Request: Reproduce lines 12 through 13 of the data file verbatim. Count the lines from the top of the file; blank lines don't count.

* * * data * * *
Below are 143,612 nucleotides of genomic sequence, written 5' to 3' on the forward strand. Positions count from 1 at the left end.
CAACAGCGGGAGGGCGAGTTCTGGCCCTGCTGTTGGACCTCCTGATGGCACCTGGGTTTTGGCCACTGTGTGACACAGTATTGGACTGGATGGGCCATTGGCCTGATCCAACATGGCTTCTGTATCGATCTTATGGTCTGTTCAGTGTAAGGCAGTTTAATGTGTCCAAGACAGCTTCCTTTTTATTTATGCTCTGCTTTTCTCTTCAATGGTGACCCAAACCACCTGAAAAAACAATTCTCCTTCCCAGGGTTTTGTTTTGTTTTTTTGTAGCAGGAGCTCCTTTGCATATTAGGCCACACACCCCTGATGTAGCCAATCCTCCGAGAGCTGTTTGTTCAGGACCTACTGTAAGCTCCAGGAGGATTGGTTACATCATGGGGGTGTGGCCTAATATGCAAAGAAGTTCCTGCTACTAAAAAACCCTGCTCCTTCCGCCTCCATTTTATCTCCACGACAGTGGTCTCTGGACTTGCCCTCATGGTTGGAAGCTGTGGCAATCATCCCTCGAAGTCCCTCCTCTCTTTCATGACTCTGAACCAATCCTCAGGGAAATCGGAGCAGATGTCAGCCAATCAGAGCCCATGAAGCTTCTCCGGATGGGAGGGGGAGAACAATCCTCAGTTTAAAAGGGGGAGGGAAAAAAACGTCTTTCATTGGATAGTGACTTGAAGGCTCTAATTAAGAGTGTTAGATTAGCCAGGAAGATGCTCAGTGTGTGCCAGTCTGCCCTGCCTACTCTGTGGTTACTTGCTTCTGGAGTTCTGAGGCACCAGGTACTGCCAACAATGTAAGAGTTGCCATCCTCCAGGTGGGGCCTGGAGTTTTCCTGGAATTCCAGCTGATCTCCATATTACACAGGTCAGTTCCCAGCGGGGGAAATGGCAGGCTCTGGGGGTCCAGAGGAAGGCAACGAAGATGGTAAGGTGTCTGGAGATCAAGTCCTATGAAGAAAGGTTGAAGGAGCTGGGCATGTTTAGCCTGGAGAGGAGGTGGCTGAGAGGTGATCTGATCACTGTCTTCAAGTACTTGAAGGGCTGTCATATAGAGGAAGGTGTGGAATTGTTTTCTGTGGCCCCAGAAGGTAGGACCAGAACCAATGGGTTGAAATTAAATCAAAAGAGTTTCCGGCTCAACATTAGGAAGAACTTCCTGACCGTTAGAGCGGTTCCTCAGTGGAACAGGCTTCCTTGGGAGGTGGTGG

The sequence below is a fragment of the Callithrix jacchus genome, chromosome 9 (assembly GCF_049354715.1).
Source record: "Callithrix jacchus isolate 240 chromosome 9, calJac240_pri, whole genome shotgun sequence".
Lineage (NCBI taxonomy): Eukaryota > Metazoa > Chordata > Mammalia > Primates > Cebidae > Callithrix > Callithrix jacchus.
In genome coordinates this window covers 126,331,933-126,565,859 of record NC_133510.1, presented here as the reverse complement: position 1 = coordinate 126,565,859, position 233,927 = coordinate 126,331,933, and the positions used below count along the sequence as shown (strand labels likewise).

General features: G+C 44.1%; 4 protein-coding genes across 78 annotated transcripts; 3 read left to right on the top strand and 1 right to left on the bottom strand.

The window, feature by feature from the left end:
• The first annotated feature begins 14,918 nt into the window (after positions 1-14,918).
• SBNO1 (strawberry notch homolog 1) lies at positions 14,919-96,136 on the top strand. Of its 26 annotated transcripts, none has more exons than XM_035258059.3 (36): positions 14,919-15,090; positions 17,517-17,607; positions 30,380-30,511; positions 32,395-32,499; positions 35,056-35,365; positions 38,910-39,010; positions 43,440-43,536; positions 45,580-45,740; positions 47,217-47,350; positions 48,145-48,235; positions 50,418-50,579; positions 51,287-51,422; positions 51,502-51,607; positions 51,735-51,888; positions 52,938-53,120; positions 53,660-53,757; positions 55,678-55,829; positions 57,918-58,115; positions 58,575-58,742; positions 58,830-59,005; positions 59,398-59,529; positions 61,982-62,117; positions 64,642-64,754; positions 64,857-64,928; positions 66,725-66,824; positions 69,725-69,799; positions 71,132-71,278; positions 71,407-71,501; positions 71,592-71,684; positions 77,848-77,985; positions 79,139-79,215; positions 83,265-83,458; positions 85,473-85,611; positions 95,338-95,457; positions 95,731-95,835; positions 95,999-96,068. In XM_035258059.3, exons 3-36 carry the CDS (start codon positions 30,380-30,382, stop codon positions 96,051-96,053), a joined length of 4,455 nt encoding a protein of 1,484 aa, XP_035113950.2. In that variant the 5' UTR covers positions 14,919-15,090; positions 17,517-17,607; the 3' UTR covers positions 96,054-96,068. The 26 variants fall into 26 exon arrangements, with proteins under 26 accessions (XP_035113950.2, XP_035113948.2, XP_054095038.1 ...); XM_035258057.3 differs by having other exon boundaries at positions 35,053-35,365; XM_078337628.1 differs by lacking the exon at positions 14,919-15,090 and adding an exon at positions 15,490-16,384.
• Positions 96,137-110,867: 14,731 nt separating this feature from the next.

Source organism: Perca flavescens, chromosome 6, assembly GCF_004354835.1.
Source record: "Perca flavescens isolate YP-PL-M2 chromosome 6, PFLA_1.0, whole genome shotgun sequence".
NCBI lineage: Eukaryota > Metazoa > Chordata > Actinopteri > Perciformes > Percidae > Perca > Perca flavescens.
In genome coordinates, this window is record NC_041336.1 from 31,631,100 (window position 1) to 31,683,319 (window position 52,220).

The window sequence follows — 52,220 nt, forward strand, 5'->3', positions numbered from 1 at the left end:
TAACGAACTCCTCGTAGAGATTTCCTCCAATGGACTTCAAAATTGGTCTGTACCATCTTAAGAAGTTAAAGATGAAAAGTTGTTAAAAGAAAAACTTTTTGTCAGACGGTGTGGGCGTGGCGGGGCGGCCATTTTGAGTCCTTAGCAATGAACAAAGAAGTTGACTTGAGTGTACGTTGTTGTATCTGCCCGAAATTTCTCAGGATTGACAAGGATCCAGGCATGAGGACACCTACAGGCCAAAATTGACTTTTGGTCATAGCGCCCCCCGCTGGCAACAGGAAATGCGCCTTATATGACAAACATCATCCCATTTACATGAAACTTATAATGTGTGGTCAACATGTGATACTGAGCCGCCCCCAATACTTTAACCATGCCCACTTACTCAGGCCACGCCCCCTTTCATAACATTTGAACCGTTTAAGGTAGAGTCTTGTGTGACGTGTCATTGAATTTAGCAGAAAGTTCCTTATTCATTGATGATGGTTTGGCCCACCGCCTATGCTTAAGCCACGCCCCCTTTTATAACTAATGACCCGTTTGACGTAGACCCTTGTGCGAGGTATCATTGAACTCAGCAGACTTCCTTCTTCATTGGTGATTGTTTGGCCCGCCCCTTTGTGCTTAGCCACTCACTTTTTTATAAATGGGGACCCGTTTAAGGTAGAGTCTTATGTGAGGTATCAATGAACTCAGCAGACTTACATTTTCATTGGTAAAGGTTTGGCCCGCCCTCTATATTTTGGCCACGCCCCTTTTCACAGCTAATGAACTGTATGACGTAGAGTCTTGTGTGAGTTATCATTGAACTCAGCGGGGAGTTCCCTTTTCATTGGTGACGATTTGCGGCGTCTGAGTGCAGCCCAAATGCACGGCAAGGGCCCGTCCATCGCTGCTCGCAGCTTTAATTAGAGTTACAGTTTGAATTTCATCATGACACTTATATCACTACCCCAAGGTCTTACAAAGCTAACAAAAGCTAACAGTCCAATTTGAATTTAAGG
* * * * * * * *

Source organism: Perca flavescens, chromosome 6, assembly GCF_004354835.1.
Source record: "Perca flavescens isolate YP-PL-M2 chromosome 6, PFLA_1.0, whole genome shotgun sequence".